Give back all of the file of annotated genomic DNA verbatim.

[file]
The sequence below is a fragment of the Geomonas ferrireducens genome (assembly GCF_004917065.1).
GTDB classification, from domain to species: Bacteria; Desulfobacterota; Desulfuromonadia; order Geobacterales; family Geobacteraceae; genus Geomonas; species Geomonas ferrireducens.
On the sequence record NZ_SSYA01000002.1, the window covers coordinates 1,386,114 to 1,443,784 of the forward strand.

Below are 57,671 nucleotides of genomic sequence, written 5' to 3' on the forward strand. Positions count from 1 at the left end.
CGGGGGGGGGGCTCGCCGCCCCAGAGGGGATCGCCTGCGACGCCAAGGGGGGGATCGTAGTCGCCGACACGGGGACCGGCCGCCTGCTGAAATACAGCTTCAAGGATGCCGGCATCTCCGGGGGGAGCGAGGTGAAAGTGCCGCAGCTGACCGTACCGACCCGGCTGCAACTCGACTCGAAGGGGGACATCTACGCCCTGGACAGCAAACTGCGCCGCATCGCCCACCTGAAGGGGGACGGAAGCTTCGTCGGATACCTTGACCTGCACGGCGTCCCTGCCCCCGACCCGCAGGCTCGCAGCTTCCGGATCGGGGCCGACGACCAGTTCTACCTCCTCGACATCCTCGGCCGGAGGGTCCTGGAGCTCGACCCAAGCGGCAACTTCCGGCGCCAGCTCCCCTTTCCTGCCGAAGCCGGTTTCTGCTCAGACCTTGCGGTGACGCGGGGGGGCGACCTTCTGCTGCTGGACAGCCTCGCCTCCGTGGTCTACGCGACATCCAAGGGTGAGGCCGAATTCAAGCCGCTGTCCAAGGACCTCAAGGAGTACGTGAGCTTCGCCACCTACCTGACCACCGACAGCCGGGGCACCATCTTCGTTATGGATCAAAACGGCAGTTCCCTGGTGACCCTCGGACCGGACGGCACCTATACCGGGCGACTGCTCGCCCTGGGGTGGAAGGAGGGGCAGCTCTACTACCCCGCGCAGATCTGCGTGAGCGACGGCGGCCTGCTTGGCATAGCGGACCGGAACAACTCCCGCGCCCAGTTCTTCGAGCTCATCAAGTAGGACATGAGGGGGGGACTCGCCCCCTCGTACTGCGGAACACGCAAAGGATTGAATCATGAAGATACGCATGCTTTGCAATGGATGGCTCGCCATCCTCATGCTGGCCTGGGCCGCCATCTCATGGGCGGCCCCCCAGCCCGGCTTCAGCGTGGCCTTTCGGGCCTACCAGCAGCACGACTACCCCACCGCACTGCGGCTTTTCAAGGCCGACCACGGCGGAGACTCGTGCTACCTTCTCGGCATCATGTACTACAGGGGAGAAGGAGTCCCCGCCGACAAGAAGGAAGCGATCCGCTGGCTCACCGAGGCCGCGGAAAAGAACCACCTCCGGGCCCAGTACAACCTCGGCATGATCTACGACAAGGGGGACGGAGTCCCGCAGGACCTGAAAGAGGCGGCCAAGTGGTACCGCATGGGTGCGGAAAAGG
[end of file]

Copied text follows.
The sequence below is a fragment of the Geomonas ferrireducens genome (assembly GCF_004917065.1).
GTDB classification, from domain to species: Bacteria; Desulfobacterota; Desulfuromonadia; order Geobacterales; family Geobacteraceae; genus Geomonas; species Geomonas ferrireducens.
On the sequence record NZ_SSYA01000002.1, the window covers coordinates 1,386,114 to 1,443,784 of the forward strand.

Below are 57,671 nucleotides of genomic sequence, written 5' to 3' on the forward strand. Positions count from 1 at the left end.
CGGGGGGGGGGCTCGCCGCCCCAGAGGGGATCGCCTGCGACGCCAAGGGGGGGATCGTAGTCGCCGACACGGGGACCGGCCGCCTGCTGAAATACAGCTTCAAGGATGCCGGCATCTCCGGGGGGAGCGAGGTGAAAGTGCCGCAGCTGACCGTACCGACCCGGCTGCAACTCGACTCGAAGGGGGACATCTACGCCCTGGACAGCAAACTGCGCCGCATCGCCCACCTGAAGGGGGACGGAAGCTTCGTCGGATACCTTGACCTGCACGGCGTCCCTGCCCCCGACCCGCAGGCTCGCAGCTTCCGGATCGGGGCCGACGACCAGTTCTACCTCCTCGACATCCTCGGCCGGAGGGTCCTGGAGCTCGACCCAAGCGGCAACTTCCGGCGCCAGCTCCCCTTTCCTGCCGAAGCCGGTTTCTGCTCAGACCTTGCGGTGACGCGGGGGGGCGACCTTCTGCTGCTGGACAGCCTCGCCTCCGTGGTCTACGCGACATCCAAGGGTGAGGCCGAATTCAAGCCGCTGTCCAAGGACCTCAAGGAGTACGTGAGCTTCGCCACCTACCTGACCACCGACAGCCGGGGCACCATCTTCGTTATGGATCAAAACGGCAGTTCCCTGGTGACCCTCGGACCGGACGGCACCTATACCGGGCGACTGCTCGCCCTGGGGTGGAAGGAGGGGCAGCTCTACTACCCCGCGCAGATCTGCGTGAGCGACGGCGGCCTGCTTGGCATAGCGGACCGGAACAACTCCCGCGCCCAGTTCTTCGAGCTCATCAAGTAGGACATGAGGGGGGGACTCGCCCCCTCGTACTGCGGAACACGCAAAGGATTGAATCATGAAGATACGCATGCTTTGCAATGGATGGCTCGCCATCCTCATGCTGGCCTGGGCCGCCATCTCATGGGCGGCCCCCCAGCCCGGCTTCAGCGTGGCCTTTCGGGCCTACCAGCAGCACGACTACCCCACCGCACTGCGGCTTTTCAAGGCCGACCACGGCGGAGACTCGTGCTACCTTCTCGGCATCATGTACTACAGGGGAGAAGGAGTCCCCGCCGACAAGAAGGAAGCGATCCGCTGGCTCACCGAGGCCGCGGAAAAGAACCACCTCCGGGCCCAGTACAACCTCGGCATGATCTACGACAAGGGGGACGGAGTCCCGCAGGACCTGAAAGAGGCGGCCAAGTGGTACCGCATGGGTGCGGAAAAGG